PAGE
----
Absaroka-Beartooth Mountains Represent the Roof of Montana (Part 1 of 2)

A mountain goat roams the Sky Top drainage below the south face of 12,799-foot Granite Peak – Montana's highest summit located in the Beartooth Mountains. (Photo by Rick and Susie Graetz)

A mountain goat roams the Sky Top drainage below the south face of 12,799-foot Granite Peak – Montana's highest summit located in the Beartooth Mountains. (Photo by Rick and Susie Graetz)

Heading up the Yellowstone River Valley through breaks and bluffs, a formidable piece of country appearing like a long white wall, comes into view far out on the southwest horizon. A massive uplift, the Absaroka-Beartooth Mountains, one of America's great pieces of high and wild landscapes, looms ahead.

And awesome it is – the roof of Montana where the highest summits in the state soar above an already cloud-piercing plateau.

This land in the sky was named in part for the Absaroka people, the Crow Indians. The Beartooth Spire, which can been seen form Beartooth Highway and is called "Na pietsay" by the Crow, is responsible for the Beartooth moniker.

The A-B, as it is sometimes called, consists of two distinct ranges separated on the north by the Boulder River as it flows out of the mountains through a precipitous gorge to the Yellowstone River. On the south, the range’s seamline is less definitive.

The Beartooth crags climb to the east and consist mostly of bare land above treeline. Glaciers fill high cirques and cling to north-facing headwalls of some of the highest ridges and summits. More than 400 inches of annual snow helps maintain perennial snowfields and glaciers, and is the reason much of the high country is still under significant snow cover into late July.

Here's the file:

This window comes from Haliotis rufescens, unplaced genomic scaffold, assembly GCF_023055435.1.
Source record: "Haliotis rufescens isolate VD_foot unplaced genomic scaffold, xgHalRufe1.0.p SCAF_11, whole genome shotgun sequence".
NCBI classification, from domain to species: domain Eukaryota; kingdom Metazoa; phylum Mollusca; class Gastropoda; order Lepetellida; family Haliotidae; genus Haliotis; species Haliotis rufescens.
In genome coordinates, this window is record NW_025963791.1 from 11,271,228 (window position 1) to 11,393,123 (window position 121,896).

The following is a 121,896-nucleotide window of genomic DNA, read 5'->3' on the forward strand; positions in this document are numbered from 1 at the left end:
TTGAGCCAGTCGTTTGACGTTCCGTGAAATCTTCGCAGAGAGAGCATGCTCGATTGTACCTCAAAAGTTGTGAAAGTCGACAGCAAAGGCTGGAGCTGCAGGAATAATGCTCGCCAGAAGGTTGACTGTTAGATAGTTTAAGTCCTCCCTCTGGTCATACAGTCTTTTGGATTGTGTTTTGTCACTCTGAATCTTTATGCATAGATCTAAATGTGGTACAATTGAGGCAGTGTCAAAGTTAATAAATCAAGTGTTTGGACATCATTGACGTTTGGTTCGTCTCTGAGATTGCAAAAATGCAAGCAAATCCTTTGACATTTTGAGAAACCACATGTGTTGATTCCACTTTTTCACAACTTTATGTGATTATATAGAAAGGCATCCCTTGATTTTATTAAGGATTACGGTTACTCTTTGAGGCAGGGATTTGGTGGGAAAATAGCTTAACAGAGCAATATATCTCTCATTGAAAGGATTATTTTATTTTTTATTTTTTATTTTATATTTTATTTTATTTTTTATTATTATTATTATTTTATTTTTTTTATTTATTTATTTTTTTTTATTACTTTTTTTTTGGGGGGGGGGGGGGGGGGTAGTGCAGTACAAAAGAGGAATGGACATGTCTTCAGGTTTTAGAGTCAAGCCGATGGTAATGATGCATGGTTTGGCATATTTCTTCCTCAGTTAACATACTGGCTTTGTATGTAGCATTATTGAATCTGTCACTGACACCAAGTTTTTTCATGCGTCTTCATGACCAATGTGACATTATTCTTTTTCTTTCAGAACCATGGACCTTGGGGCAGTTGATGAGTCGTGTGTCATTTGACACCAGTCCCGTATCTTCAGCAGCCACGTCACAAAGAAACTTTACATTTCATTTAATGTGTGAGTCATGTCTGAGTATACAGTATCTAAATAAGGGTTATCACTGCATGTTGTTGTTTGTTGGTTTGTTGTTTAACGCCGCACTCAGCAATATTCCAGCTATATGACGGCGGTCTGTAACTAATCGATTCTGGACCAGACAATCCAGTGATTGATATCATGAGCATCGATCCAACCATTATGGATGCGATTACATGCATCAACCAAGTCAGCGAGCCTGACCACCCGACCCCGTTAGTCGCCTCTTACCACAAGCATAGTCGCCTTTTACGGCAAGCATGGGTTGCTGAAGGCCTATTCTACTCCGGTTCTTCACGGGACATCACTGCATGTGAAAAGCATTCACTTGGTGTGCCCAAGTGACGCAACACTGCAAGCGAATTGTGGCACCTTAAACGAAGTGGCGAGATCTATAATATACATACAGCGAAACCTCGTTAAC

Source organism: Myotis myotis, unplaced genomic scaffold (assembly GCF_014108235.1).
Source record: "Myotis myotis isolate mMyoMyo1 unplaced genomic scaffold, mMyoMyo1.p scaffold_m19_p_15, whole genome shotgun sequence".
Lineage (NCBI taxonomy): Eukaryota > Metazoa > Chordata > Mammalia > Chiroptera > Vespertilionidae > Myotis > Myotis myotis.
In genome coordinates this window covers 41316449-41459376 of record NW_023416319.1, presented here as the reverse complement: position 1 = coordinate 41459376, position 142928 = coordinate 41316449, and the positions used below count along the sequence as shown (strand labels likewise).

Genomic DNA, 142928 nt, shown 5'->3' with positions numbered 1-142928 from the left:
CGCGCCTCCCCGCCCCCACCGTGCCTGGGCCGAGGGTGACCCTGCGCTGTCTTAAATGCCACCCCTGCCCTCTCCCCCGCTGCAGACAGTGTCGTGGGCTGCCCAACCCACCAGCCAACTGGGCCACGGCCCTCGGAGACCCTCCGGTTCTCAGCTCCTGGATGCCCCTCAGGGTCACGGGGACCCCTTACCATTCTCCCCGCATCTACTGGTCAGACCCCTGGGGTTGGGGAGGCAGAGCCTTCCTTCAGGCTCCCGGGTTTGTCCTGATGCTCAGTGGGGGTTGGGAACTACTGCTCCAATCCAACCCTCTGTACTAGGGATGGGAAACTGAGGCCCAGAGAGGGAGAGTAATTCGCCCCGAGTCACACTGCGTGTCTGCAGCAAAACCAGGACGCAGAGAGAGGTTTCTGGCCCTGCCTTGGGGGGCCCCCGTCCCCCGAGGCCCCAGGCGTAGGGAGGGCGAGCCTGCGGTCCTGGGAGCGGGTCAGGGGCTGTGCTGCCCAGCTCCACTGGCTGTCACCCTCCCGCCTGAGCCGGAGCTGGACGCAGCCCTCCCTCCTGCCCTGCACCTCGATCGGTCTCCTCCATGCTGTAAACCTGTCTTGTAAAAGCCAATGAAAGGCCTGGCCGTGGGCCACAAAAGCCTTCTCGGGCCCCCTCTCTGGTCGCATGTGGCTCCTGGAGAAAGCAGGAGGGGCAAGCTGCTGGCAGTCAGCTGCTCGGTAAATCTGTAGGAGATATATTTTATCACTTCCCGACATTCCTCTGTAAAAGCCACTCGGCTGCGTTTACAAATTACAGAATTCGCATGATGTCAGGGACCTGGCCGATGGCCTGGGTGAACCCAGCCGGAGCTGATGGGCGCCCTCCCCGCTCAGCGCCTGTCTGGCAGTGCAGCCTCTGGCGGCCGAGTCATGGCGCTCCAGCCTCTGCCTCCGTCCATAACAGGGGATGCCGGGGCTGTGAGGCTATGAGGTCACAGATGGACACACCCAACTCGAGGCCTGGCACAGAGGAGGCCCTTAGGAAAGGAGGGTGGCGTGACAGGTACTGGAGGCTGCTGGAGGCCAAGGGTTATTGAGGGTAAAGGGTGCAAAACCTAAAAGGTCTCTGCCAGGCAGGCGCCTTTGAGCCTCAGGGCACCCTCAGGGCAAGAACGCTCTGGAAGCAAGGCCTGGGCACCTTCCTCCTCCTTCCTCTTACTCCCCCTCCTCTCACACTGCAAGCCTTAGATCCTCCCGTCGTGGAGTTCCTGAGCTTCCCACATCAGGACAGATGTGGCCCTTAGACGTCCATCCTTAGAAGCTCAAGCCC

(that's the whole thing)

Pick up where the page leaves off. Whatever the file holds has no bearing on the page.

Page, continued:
Somewhat lower, but very rugged and with a heavier forest cover, the Absarokas rise on the west side of the Boulder River. They see fewer visitors than the Beartooth and are more difficult to navigate.

More than three-fourths of the A-B is above timberline and elevated enough to hold tundra soil. Nine major drainages pour out of the higher reaches, giving the Yellowstone River, between Yellowstone National Park and Billings, one-third of its flow. Estimates of the number of lakes are close to 1,000.

Unroaded segments of the complex cover more than 1,135,000 acres. Most of it, 920,324 acres, is federally designated wilderness.

Together, the Absaroka-Beartooth boasts of more than 120 peaks over 10,000 feet in elevation. Twenty-eight of them top 12,000 feet, including Montana’s highest, 12,799-foot Granite Peak.

Owing to elevation of the Absaroka-Beartooth Mountains, this lofty terrain is scoured by wind and at times ferocious weather. Summer thunder and lightning storms accompanied by hail can be frightening at times, and snow is possible even in July and August.

University of Montana | Department of Geography | Rick and Susie Graetz